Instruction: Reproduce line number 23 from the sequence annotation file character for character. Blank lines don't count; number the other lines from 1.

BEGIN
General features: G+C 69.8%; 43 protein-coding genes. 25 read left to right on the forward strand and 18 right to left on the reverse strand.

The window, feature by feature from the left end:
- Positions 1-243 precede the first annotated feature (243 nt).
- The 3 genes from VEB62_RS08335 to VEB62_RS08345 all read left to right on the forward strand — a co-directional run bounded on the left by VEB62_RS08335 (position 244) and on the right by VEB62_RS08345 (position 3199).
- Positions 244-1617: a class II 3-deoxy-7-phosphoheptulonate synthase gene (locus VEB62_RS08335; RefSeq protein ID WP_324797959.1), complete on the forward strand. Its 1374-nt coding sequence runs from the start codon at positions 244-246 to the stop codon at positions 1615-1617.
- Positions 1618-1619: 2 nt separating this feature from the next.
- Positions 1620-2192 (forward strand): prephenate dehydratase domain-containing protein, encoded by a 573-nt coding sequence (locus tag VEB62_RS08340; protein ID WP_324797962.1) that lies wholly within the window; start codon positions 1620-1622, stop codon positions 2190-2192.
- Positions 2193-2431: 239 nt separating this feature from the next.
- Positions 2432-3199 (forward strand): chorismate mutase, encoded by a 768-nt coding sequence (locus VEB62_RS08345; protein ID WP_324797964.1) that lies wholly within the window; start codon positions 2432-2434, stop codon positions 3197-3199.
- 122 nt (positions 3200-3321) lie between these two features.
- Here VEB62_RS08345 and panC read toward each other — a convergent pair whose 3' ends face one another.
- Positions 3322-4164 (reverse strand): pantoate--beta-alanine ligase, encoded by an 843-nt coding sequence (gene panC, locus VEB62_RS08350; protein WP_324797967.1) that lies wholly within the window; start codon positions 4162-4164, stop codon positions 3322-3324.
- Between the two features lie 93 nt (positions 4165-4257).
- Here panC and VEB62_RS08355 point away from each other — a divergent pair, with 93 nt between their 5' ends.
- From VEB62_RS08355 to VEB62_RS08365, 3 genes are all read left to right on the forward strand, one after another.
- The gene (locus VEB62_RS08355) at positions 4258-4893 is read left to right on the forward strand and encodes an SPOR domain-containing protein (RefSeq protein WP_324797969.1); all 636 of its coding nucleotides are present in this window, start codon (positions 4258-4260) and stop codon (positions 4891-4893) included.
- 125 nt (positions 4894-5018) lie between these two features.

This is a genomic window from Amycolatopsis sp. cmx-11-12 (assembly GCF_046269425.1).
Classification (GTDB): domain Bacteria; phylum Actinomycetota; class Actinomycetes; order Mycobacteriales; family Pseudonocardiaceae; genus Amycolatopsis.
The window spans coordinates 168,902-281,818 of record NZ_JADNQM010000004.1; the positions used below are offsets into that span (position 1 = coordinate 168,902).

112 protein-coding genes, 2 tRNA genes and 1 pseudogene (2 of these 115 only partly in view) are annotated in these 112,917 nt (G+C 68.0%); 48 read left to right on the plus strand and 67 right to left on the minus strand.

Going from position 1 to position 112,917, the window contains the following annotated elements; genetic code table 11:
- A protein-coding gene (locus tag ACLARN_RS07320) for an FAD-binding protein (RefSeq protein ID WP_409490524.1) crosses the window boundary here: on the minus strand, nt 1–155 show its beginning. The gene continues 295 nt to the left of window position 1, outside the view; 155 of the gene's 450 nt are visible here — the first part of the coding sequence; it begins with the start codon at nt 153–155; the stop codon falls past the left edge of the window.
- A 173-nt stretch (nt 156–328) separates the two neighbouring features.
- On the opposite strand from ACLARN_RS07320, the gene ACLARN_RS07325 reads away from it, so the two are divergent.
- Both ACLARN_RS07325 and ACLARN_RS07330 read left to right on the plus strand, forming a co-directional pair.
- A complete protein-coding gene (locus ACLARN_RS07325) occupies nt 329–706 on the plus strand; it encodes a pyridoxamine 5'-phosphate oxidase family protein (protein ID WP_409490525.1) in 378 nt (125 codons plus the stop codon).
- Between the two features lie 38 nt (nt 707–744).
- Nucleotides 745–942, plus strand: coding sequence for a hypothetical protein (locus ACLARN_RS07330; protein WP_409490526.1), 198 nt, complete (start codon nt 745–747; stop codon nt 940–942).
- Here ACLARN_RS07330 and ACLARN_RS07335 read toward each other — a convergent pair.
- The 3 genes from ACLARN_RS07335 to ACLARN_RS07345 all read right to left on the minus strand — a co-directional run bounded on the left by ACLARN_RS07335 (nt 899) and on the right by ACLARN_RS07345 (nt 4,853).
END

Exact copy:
- A protein-coding gene (locus tag ACLARN_RS07320) for an FAD-binding protein (RefSeq protein ID WP_409490524.1) crosses the window boundary here: on the minus strand, nt 1–155 show its beginning. The gene continues 295 nt to the left of window position 1, outside the view; 155 of the gene's 450 nt are visible here — the first part of the coding sequence; it begins with the start codon at nt 153–155; the stop codon falls past the left edge of the window.